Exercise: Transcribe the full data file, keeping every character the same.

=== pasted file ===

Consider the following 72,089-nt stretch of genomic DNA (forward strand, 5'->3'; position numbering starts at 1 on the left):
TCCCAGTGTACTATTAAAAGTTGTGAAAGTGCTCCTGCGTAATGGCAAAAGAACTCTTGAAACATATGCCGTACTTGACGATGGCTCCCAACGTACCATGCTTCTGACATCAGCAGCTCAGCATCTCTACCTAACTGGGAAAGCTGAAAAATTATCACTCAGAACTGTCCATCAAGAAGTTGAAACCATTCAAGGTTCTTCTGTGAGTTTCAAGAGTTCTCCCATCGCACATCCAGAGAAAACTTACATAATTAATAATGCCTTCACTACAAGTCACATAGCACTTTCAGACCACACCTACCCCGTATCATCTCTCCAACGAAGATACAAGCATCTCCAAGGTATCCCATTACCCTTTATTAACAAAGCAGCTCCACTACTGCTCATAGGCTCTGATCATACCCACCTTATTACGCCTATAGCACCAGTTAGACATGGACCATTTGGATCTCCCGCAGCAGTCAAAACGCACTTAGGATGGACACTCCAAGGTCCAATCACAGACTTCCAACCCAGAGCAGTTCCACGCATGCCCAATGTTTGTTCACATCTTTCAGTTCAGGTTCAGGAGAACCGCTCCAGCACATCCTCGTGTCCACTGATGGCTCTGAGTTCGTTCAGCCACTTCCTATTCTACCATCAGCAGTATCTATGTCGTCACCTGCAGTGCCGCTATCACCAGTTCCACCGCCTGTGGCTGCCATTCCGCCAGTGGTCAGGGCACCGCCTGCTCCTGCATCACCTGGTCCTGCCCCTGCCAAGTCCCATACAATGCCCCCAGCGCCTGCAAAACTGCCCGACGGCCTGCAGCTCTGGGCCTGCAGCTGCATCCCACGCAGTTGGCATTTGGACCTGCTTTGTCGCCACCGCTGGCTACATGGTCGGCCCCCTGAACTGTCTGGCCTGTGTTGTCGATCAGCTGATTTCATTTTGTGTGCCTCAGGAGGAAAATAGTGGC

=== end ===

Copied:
Consider the following 72,089-nt stretch of genomic DNA (forward strand, 5'->3'; position numbering starts at 1 on the left):
TCCCAGTGTACTATTAAAAGTTGTGAAAGTGCTCCTGCGTAATGGCAAAAGAACTCTTGAAACATATGCCGTACTTGACGATGGCTCCCAACGTACCATGCTTCTGACATCAGCAGCTCAGCATCTCTACCTAACTGGGAAAGCTGAAAAATTATCACTCAGAACTGTCCATCAAGAAGTTGAAACCATTCAAGGTTCTTCTGTGAGTTTCAAGAGTTCTCCCATCGCACATCCAGAGAAAACTTACATAATTAATAATGCCTTCACTACAAGTCACATAGCACTTTCAGACCACACCTACCCCGTATCATCTCTCCAACGAAGATACAAGCATCTCCAAGGTATCCCATTACCCTTTATTAACAAAGCAGCTCCACTACTGCTCATAGGCTCTGATCATACCCACCTTATTACGCCTATAGCACCAGTTAGACATGGACCATTTGGATCTCCCGCAGCAGTCAAAACGCACTTAGGATGGACACTCCAAGGTCCAATCACAGACTTCCAACCCAGAGCAGTTCCACGCATGCCCAATGTTTGTTCACATCTTTCAGTTCAGGTTCAGGAGAACCGCTCCAGCACATCCTCGTGTCCACTGATGGCTCTGAGTTCGTTCAGCCACTTCCTATTCTACCATCAGCAGTATCTATGTCGTCACCTGCAGTGCCGCTATCACCAGTTCCACCGCCTGTGGCTGCCATTCCGCCAGTGGTCAGGGCACCGCCTGCTCCTGCATCACCTGGTCCTGCCCCTGCCAAGTCCCATACAATGCCCCCAGCGCCTGCAAAACTGCCCGACGGCCTGCAGCTCTGGGCCTGCAGCTGCATCCCACGCAGTTGGCATTTGGACCTGCTTTGTCGCCACCGCTGGCTACATGGTCGGCCCCCTGAACTGTCTGGCCTGTGTTGTCGATCAGCTGATTTCATTTTGTGTGCCTCAGGAGGAAAATAGTGGC